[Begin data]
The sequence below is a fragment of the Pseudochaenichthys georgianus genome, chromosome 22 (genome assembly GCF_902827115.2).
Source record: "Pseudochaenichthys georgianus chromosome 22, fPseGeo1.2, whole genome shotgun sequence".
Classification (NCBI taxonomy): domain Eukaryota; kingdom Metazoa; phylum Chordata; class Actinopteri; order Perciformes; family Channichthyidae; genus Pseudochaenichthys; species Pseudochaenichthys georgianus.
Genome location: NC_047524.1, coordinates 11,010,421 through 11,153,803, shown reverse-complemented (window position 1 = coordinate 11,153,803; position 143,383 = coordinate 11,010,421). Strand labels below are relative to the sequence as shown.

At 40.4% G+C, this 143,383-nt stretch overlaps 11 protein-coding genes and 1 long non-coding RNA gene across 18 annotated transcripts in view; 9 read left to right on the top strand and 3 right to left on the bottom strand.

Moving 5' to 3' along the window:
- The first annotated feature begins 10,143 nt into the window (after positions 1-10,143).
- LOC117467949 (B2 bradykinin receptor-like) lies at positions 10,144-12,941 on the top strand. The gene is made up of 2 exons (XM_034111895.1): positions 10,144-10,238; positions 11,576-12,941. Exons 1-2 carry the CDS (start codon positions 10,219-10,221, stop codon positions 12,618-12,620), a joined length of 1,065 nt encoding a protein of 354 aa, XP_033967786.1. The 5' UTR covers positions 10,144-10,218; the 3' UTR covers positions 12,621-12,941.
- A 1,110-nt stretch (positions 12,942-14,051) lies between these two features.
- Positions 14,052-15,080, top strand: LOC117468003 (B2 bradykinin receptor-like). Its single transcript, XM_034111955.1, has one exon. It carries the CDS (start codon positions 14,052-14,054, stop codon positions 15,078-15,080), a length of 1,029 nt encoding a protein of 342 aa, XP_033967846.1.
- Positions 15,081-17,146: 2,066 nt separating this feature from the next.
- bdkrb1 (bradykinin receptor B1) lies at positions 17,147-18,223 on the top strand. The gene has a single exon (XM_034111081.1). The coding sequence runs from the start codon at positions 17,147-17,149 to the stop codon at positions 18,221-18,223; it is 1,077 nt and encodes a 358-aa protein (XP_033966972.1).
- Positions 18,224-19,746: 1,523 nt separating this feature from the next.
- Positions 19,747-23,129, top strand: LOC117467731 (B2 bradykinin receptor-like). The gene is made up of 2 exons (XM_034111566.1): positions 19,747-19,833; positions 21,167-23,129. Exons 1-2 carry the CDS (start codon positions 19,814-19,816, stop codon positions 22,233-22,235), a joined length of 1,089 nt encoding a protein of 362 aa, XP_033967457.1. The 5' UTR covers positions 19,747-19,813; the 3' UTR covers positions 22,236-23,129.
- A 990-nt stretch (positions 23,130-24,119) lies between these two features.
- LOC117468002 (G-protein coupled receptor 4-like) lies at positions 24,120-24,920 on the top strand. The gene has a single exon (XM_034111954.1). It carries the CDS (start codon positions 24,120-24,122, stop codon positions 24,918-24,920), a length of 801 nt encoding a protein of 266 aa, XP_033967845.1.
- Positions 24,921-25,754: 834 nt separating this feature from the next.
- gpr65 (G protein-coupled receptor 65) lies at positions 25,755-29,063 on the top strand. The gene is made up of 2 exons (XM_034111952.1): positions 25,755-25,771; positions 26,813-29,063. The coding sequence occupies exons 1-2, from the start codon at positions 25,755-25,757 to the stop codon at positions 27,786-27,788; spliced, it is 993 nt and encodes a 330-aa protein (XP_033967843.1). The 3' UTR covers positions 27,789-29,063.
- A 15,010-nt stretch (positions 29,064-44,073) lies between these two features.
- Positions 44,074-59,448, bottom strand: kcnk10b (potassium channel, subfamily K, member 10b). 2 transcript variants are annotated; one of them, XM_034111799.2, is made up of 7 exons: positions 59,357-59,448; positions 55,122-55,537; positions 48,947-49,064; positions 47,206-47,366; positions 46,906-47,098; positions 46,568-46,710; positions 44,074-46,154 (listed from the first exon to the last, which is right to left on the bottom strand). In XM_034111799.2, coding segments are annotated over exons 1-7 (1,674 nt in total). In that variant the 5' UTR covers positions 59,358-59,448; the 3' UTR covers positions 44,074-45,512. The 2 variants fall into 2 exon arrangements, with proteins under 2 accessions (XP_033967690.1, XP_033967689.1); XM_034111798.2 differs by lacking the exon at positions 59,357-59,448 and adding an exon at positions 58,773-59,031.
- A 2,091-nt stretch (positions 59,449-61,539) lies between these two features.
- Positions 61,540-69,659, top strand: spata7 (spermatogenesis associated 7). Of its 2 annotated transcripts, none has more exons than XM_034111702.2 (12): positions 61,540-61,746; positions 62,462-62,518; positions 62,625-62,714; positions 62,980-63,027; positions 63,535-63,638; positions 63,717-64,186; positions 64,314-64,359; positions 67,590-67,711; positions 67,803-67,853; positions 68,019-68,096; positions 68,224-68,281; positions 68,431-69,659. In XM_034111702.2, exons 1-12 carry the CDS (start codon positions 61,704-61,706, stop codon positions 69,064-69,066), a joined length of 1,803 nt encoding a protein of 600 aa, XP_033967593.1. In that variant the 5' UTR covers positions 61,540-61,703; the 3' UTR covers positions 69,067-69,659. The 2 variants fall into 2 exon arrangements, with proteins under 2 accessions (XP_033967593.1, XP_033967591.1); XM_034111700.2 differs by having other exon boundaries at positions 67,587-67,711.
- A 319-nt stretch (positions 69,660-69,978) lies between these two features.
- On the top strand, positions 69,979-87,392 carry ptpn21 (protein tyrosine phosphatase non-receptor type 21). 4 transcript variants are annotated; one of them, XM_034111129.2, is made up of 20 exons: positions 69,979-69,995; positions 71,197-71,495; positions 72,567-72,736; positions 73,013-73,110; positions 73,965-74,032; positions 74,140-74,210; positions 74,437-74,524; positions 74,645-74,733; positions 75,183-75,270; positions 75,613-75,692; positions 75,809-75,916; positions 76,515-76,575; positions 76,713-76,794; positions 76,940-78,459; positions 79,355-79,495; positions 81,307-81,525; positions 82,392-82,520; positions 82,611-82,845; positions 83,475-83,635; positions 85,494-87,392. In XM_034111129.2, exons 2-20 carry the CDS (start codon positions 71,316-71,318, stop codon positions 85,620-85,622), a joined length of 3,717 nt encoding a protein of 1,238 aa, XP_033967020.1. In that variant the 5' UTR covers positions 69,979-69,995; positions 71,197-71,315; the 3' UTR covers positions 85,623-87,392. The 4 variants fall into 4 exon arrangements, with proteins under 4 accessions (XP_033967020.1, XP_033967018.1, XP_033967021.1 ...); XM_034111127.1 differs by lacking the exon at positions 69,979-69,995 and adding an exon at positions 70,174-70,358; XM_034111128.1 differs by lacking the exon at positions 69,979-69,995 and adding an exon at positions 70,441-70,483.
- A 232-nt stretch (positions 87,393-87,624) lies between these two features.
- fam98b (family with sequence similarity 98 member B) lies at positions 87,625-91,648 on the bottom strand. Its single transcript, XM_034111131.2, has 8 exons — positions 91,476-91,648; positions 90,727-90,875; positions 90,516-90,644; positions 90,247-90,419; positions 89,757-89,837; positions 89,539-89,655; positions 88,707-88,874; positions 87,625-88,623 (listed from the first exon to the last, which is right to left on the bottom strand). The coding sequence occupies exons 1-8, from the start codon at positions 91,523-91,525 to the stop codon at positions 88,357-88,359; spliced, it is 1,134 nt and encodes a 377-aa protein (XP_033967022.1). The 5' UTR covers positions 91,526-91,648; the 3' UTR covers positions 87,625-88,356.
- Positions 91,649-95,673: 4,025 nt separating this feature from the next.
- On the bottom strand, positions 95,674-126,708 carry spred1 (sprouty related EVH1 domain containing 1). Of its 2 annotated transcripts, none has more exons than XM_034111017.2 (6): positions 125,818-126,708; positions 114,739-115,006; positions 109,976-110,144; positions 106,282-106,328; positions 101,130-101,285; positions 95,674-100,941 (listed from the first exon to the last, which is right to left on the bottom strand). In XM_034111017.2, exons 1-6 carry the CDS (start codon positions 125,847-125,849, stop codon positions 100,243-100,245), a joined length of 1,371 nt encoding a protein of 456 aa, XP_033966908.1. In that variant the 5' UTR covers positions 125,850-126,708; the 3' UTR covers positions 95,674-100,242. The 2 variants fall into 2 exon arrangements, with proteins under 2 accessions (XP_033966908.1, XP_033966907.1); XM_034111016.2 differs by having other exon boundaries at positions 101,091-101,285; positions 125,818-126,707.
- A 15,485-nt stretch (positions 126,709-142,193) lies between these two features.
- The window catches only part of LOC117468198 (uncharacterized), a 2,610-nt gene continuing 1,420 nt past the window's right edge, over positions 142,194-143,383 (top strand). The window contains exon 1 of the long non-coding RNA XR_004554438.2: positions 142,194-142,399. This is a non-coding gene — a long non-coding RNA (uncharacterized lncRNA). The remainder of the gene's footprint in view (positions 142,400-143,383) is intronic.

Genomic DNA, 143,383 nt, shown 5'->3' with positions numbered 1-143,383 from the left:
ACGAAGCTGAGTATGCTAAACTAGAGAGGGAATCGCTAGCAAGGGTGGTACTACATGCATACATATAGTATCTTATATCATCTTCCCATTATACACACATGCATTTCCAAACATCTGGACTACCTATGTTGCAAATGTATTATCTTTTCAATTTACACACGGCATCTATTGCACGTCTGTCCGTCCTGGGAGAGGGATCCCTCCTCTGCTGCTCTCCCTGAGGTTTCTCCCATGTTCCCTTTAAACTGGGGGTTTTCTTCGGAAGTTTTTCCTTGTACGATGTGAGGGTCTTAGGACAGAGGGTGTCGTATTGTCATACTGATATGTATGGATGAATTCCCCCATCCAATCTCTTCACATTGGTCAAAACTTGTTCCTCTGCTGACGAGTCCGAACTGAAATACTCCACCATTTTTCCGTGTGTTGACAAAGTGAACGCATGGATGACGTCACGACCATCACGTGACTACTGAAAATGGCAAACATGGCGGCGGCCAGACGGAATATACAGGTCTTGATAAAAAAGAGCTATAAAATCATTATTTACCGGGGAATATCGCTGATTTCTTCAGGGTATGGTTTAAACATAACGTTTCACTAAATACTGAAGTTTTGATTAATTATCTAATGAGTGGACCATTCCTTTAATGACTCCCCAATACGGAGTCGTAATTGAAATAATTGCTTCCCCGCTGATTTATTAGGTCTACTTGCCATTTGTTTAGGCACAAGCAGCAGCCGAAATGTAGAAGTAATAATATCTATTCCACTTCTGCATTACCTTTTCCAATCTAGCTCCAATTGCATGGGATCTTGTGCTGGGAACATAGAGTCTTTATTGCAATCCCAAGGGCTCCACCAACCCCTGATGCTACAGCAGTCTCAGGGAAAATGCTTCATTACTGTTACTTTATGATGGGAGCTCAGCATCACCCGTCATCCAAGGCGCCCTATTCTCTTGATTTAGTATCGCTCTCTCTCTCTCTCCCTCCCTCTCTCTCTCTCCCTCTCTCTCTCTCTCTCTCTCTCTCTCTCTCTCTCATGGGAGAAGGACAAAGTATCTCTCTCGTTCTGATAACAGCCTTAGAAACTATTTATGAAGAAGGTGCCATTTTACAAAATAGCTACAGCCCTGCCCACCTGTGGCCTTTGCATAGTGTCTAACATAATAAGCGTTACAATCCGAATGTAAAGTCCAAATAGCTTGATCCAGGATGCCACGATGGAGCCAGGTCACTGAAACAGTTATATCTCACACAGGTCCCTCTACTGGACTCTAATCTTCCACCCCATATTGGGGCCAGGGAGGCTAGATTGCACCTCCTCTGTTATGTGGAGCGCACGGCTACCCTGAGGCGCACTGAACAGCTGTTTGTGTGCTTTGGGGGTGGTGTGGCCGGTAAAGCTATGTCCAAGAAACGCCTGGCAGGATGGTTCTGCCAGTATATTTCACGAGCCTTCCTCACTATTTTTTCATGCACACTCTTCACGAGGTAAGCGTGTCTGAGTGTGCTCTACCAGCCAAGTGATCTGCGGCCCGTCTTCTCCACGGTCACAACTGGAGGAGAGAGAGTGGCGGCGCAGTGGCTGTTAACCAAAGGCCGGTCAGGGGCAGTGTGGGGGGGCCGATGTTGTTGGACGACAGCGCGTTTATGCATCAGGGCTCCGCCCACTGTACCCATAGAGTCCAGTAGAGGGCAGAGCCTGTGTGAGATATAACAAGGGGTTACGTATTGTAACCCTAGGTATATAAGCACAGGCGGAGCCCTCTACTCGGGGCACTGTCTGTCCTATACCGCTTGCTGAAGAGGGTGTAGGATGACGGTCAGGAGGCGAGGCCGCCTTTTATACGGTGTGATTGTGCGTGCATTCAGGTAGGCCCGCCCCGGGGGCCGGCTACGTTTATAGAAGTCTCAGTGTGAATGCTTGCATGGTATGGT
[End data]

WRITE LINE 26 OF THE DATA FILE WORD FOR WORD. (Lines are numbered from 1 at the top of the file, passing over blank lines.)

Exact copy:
- fam98b (family with sequence similarity 98 member B) lies at positions 87,625-91,648 on the bottom strand. Its single transcript, XM_034111131.2, has 8 exons — positions 91,476-91,648; positions 90,727-90,875; positions 90,516-90,644; positions 90,247-90,419; positions 89,757-89,837; positions 89,539-89,655; positions 88,707-88,874; positions 87,625-88,623 (listed from the first exon to the last, which is right to left on the bottom strand). The coding sequence occupies exons 1-8, from the start codon at positions 91,523-91,525 to the stop codon at positions 88,357-88,359; spliced, it is 1,134 nt and encodes a 377-aa protein (XP_033967022.1). The 5' UTR covers positions 91,526-91,648; the 3' UTR covers positions 87,625-88,356.